You are here:
Comparison of the relative sensitivity of Arctic species to dispersed oil using total petroleum and PAH measures of toxicity
Gardiner, W., A. Bejarano, J. Word, AND M. Barron. Comparison of the relative sensitivity of Arctic species to dispersed oil using total petroleum and PAH measures of toxicity. SETAC North America 37th Annual Meeting, Orlando, FL, November 06 - 10, 2016.
This abstract summarizes a literature review and analysis that determined that Arctic species have similar sensitivity to oil. This work is important because of the likelihood of increasing oil exploration and production in the Arctic, and thus potential for spills and exposure to Arctic species.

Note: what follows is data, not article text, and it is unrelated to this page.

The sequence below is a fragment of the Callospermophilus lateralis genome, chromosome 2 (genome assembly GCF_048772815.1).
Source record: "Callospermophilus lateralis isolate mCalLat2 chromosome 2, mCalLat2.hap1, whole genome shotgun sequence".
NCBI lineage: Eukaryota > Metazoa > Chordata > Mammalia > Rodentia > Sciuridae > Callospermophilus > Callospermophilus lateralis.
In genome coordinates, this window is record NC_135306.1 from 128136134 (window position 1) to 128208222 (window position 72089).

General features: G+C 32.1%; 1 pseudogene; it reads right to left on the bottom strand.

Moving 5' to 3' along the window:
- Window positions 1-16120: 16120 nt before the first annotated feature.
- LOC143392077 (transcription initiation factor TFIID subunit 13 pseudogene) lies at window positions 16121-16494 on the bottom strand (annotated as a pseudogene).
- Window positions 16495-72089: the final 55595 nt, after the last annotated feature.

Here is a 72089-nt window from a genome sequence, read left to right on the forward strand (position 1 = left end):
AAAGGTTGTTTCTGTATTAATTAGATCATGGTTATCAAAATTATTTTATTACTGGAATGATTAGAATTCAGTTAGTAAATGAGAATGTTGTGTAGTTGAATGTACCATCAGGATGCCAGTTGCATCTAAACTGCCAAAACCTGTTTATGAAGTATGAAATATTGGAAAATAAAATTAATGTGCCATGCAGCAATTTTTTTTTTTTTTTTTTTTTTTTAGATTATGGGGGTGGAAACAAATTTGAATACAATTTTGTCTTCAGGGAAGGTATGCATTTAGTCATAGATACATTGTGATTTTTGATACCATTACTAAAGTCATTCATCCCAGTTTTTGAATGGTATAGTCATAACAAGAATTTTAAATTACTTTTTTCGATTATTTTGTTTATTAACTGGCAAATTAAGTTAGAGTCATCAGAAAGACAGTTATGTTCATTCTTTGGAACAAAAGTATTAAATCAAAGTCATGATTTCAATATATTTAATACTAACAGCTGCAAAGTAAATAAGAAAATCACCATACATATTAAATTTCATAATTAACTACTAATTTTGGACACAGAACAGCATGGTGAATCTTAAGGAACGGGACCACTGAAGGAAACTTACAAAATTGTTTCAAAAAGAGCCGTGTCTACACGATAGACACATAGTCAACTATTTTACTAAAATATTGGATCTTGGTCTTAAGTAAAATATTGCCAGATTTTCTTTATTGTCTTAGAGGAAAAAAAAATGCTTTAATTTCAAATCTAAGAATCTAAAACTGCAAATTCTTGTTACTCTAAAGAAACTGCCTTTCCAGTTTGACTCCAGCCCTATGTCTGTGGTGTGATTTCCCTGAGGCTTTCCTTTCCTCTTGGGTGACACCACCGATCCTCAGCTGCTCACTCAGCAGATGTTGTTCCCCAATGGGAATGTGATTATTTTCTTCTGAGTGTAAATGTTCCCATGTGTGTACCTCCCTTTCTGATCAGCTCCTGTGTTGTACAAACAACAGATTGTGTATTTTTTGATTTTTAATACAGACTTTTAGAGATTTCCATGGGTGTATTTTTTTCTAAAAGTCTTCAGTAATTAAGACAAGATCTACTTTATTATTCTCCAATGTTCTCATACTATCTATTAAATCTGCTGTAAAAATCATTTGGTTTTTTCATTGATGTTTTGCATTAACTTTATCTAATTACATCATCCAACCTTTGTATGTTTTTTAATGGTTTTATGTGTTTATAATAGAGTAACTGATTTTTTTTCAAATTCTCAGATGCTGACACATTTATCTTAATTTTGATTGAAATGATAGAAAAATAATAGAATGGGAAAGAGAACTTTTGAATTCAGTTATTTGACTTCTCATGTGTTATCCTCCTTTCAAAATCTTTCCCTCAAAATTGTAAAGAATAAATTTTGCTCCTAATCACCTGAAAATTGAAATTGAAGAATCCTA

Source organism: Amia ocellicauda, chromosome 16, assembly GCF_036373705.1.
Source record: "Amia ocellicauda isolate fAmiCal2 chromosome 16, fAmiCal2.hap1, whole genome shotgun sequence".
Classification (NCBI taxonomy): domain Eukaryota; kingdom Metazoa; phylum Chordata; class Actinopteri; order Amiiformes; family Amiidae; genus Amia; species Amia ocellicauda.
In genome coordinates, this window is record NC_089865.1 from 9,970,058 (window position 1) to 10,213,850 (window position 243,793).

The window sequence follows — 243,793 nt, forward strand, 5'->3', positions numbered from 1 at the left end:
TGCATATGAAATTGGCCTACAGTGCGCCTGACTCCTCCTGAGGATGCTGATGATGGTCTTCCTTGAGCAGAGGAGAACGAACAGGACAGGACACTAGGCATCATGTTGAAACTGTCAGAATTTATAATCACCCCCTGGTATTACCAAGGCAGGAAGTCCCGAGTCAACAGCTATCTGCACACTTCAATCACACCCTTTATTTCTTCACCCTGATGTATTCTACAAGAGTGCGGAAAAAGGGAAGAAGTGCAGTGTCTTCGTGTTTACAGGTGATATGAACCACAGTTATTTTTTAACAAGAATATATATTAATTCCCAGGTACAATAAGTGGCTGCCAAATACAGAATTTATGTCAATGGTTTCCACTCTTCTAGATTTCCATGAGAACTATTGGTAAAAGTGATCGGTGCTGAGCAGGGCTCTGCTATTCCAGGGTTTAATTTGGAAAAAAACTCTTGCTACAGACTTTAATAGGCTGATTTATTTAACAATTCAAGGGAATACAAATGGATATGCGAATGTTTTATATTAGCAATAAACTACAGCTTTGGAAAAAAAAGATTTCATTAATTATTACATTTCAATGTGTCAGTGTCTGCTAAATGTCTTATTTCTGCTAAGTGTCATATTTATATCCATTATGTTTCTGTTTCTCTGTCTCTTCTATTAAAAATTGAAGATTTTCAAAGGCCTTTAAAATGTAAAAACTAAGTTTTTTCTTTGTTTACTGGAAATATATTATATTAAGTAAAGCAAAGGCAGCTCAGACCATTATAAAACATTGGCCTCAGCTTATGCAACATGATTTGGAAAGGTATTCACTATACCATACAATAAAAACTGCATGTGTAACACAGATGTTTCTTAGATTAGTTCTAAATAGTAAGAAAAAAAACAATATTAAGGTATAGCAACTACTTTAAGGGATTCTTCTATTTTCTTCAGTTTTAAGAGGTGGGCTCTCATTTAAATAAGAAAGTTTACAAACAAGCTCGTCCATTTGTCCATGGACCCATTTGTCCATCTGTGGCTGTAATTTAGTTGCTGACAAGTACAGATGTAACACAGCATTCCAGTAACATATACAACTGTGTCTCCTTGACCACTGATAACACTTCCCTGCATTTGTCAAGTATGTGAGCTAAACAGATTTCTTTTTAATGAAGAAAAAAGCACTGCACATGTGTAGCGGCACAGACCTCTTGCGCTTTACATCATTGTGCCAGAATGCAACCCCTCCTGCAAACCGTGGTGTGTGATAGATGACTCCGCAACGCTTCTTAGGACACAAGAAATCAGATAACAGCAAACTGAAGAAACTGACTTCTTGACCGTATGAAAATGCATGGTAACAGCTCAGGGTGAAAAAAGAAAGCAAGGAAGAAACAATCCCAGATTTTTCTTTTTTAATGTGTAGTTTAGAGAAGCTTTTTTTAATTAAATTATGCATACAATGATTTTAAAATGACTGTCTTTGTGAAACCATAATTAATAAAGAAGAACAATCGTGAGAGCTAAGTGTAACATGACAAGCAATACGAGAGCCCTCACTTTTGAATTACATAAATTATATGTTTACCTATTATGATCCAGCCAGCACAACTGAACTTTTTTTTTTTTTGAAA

Extended periods of open water have expanded the potential opportunities for petroleum and gas exploration and production in the Arctic, increasing the focus on understanding the potential impacts of released oil on aquatic organisms. However, information regarding the toxicity of physically and chemically dispersed oil to Arctic species is generally limited and has been largely based on total petroleum hydrocarbon (TPH) measures of toxicity. In order to better understand the sensitivity of Arctic species to oil and chemically dispersed oil, the relative sensitivity of Arctic species was determined by their position within empirically derived species sensitivity distributions (SSDs) for a range of petroleum products. SSDs were generated using data for acute toxicity (LC50) derived only from spiked declining oil exposures to minimize between test variation. Toxicity data for 35 marine species were included in this evaluation, with a total of 8 Arctic species and 25 non-Arctic species tested in 26 different oil products. Toxicity data for TPH, naphthalenes, or total PAHs for similar oil product types (e.g., middle distilates, light or medium crudes) were grouped in the SSD analyses. Based on the available toxicity data Arctic species were found to have similar sensitivity as non-Arctic species when based on TPH or PAH measures of toxicity.